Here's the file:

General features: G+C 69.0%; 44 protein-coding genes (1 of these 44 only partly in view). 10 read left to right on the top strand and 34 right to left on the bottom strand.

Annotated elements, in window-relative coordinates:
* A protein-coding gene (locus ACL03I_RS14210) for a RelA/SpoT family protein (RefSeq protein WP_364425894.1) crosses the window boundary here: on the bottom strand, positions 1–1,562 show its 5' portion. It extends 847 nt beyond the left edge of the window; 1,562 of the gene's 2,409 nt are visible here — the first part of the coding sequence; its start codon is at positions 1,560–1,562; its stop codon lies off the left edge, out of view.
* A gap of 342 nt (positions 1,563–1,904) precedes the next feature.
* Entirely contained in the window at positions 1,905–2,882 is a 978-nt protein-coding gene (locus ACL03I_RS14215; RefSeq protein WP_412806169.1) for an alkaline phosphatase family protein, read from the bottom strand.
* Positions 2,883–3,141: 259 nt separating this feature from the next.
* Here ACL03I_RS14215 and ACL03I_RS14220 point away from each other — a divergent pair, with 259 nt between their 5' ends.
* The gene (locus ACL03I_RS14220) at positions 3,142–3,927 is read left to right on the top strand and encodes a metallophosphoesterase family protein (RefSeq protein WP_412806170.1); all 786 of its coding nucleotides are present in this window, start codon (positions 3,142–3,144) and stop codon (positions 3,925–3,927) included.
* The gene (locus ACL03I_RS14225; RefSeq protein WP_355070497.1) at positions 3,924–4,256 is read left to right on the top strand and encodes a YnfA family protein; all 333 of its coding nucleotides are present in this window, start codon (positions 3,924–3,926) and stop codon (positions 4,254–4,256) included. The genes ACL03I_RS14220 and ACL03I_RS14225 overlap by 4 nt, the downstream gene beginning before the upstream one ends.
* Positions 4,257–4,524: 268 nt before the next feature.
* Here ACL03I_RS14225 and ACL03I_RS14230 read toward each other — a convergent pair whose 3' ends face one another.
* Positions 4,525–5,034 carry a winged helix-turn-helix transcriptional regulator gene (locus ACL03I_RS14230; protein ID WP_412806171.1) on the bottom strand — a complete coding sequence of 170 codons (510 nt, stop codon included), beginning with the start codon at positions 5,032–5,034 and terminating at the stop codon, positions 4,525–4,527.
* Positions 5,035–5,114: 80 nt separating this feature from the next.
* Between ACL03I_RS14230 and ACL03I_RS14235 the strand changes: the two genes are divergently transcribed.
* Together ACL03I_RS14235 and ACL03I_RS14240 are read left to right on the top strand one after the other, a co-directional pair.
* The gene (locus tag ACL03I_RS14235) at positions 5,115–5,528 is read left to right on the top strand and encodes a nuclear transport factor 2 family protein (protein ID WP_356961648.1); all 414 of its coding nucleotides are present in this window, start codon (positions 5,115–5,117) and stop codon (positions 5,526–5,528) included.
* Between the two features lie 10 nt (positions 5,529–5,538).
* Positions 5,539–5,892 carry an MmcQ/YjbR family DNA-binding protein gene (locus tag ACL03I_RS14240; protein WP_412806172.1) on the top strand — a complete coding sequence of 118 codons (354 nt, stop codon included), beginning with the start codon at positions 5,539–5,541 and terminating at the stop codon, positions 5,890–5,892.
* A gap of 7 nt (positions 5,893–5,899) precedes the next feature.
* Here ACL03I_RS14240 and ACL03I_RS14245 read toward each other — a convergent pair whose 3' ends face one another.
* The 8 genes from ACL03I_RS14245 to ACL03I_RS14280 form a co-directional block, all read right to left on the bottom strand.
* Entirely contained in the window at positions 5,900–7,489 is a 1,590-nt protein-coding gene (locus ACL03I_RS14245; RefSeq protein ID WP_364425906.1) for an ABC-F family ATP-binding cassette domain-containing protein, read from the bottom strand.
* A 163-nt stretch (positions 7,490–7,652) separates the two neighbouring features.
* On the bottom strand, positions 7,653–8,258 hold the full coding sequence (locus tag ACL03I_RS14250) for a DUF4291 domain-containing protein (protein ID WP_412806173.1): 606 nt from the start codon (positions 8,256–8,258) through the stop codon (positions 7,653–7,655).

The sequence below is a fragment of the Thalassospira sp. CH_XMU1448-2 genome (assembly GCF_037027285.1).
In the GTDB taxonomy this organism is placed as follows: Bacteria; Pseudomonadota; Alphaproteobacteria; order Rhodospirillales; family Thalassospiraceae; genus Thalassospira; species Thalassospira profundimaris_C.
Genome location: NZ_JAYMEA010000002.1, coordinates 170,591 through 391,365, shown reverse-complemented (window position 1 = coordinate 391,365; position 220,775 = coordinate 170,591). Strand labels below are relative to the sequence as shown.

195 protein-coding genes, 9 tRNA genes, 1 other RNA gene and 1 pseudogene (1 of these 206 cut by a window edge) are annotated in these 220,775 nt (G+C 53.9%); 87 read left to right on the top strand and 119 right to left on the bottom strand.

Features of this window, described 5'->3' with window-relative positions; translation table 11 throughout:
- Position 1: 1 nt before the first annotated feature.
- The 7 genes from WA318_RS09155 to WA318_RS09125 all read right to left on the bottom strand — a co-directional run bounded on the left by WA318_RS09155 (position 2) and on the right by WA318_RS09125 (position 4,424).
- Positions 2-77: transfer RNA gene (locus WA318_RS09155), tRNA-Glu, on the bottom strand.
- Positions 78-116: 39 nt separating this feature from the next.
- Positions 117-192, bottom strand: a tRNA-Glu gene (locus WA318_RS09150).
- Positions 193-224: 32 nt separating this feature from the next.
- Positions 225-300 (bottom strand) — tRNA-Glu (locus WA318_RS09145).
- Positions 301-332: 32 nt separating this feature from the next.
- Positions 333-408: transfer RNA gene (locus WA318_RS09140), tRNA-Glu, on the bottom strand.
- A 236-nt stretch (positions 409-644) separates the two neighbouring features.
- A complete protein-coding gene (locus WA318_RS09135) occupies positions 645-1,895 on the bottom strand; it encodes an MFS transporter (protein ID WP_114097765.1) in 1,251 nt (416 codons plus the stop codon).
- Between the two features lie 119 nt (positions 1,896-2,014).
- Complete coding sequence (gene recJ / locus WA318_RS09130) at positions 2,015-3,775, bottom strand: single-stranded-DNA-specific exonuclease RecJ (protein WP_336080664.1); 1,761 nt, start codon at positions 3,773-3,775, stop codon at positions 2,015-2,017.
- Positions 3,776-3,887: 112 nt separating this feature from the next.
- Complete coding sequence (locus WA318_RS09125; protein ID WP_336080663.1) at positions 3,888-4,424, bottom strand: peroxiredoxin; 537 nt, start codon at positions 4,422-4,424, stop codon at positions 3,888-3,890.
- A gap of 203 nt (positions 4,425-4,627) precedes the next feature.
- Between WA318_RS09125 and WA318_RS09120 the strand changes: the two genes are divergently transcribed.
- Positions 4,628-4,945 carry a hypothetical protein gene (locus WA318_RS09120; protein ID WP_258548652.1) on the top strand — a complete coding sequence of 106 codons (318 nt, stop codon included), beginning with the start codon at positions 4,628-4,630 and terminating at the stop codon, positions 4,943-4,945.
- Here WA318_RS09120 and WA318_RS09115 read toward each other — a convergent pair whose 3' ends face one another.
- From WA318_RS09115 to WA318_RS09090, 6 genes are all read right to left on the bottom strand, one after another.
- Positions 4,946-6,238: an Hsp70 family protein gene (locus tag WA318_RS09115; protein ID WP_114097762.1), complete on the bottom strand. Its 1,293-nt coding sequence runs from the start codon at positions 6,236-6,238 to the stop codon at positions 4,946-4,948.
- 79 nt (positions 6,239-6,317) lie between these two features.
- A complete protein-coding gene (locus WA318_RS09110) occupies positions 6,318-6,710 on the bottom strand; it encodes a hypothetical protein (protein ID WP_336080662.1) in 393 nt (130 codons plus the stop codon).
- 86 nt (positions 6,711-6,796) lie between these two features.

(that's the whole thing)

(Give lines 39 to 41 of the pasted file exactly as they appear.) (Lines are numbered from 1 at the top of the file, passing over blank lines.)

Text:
- A 236-nt stretch (positions 409-644) separates the two neighbouring features.
- A complete protein-coding gene (locus WA318_RS09135) occupies positions 645-1,895 on the bottom strand; it encodes an MFS transporter (protein ID WP_114097765.1) in 1,251 nt (416 codons plus the stop codon).
- Between the two features lie 119 nt (positions 1,896-2,014).